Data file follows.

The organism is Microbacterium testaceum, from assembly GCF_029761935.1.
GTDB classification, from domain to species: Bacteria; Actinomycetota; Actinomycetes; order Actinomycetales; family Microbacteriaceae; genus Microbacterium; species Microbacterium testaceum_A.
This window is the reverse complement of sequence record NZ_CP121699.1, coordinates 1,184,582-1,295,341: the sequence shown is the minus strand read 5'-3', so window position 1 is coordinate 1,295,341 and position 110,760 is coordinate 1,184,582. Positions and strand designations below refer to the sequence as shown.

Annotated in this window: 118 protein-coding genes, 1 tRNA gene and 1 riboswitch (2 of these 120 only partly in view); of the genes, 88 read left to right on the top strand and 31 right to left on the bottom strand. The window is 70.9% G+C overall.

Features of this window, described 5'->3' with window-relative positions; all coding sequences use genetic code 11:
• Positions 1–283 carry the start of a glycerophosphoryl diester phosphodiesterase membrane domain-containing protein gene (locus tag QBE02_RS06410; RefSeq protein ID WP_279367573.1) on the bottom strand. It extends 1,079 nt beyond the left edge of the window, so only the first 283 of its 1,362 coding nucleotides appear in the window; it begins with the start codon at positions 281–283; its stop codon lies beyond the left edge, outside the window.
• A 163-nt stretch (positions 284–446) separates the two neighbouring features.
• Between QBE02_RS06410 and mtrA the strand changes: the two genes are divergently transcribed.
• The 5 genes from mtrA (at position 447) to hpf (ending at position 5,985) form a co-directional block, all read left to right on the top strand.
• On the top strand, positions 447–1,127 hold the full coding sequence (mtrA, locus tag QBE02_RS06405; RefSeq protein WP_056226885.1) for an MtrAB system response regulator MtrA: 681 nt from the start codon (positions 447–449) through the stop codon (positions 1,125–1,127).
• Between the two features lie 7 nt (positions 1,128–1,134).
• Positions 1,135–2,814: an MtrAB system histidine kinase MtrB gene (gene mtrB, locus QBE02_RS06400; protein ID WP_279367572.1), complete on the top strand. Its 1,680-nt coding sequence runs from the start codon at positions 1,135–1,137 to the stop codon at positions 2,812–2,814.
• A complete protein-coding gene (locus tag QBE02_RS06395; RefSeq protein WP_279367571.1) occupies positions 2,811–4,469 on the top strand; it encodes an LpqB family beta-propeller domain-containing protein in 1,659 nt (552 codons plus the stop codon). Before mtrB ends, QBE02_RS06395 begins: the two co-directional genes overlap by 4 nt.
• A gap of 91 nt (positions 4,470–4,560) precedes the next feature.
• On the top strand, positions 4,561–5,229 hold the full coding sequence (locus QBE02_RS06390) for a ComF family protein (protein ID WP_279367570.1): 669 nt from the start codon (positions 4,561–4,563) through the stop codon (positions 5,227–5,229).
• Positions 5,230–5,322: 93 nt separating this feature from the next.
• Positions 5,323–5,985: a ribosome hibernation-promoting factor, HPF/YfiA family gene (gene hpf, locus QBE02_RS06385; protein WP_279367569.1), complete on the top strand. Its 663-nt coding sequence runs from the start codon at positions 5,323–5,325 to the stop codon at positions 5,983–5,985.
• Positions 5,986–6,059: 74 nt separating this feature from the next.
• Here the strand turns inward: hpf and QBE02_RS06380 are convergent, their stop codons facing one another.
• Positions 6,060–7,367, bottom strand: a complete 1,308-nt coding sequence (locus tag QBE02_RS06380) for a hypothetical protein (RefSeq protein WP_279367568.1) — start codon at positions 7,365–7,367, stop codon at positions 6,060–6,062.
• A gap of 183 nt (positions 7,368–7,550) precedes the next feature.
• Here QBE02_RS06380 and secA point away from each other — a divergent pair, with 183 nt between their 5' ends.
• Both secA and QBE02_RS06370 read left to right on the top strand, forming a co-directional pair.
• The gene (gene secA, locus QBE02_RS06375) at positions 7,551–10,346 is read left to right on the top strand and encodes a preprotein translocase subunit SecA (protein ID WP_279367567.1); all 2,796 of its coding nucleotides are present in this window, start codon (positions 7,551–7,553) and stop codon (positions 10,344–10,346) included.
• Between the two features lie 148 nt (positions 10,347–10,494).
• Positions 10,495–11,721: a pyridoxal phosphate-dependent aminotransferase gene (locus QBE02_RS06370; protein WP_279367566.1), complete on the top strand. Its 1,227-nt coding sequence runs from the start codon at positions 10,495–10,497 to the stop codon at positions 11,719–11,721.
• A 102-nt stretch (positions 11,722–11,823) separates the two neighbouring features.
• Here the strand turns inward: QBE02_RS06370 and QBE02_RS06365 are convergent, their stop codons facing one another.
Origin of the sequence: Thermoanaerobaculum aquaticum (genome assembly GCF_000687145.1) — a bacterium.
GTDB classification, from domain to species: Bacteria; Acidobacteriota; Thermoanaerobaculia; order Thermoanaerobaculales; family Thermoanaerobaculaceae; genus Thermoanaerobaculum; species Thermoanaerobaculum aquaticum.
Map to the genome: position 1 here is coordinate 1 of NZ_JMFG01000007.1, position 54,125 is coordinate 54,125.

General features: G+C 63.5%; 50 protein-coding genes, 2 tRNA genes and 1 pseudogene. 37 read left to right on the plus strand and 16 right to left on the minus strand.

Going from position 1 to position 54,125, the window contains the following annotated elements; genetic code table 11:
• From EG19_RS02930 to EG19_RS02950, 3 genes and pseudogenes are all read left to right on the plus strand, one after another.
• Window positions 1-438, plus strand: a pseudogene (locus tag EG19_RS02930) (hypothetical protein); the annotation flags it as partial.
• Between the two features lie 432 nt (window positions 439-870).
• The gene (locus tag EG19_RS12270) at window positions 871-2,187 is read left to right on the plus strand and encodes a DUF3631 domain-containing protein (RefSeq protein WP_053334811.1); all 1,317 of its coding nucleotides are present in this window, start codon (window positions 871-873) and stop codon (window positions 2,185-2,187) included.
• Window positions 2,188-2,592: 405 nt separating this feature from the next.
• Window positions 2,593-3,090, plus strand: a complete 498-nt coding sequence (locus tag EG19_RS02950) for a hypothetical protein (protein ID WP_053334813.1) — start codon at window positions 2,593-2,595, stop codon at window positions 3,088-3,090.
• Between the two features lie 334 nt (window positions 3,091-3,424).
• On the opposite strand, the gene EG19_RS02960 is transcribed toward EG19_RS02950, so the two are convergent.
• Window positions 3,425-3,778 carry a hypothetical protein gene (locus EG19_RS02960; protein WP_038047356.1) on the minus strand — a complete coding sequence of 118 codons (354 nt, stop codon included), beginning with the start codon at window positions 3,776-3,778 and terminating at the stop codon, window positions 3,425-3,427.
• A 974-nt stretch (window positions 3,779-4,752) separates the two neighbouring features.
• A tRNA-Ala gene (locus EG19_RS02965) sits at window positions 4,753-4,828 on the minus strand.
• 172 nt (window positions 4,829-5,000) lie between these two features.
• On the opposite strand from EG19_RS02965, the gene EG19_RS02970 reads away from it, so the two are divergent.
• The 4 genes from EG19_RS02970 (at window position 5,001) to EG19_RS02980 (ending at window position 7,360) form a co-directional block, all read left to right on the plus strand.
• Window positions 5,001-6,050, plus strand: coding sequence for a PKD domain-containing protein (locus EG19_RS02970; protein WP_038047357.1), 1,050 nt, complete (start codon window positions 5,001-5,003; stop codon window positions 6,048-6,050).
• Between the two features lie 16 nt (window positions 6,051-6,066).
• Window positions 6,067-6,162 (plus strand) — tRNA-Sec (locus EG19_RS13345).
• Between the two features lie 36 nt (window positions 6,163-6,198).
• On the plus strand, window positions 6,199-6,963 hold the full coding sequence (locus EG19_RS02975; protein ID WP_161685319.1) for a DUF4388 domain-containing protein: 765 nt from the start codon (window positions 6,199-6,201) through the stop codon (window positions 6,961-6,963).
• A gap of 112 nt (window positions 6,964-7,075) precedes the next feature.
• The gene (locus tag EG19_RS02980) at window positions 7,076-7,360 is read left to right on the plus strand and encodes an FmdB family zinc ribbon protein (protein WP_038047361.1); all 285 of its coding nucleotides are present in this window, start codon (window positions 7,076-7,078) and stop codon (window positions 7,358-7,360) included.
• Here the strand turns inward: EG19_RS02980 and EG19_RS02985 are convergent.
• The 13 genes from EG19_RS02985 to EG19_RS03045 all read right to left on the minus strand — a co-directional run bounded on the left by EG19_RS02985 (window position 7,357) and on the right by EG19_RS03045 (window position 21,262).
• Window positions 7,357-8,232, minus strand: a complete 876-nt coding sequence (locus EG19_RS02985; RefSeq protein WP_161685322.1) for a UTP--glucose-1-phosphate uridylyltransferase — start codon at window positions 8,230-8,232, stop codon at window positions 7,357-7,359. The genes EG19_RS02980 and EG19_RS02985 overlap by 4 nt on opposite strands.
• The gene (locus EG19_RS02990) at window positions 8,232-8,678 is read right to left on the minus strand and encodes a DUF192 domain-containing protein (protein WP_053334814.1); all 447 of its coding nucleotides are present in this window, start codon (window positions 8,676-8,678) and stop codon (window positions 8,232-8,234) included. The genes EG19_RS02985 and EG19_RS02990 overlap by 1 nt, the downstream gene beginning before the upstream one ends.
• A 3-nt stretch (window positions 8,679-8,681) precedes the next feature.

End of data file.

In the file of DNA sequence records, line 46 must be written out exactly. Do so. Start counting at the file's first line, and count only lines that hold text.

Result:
• On the opposite strand from EG19_RS02965, the gene EG19_RS02970 reads away from it, so the two are divergent.